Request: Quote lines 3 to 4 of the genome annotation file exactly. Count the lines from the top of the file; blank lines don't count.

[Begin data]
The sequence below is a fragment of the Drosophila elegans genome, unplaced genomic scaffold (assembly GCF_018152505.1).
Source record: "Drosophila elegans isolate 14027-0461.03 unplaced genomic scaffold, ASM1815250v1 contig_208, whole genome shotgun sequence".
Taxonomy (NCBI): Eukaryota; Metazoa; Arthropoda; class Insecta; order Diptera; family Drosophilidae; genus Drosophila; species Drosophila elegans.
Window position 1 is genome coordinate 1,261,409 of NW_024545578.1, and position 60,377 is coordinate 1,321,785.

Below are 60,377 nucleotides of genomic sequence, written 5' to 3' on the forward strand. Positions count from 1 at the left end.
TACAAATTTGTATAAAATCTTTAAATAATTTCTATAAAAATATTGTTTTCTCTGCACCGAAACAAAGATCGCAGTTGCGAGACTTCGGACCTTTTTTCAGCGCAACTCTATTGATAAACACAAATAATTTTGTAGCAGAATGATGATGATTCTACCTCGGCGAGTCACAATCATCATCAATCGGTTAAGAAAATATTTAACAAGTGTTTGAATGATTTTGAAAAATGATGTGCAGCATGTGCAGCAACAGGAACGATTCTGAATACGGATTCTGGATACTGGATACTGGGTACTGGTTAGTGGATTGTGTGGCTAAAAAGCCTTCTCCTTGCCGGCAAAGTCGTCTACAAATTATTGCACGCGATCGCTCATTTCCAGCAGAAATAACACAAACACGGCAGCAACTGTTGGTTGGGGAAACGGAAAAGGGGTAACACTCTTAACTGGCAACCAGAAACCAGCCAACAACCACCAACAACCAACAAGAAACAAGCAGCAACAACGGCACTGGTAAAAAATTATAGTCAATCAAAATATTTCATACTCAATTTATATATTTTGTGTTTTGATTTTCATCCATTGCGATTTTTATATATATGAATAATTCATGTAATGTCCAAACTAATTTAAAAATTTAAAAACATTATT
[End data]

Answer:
Taxonomy (NCBI): Eukaryota; Metazoa; Arthropoda; class Insecta; order Diptera; family Drosophilidae; genus Drosophila; species Drosophila elegans.
Window position 1 is genome coordinate 1,261,409 of NW_024545578.1, and position 60,377 is coordinate 1,321,785.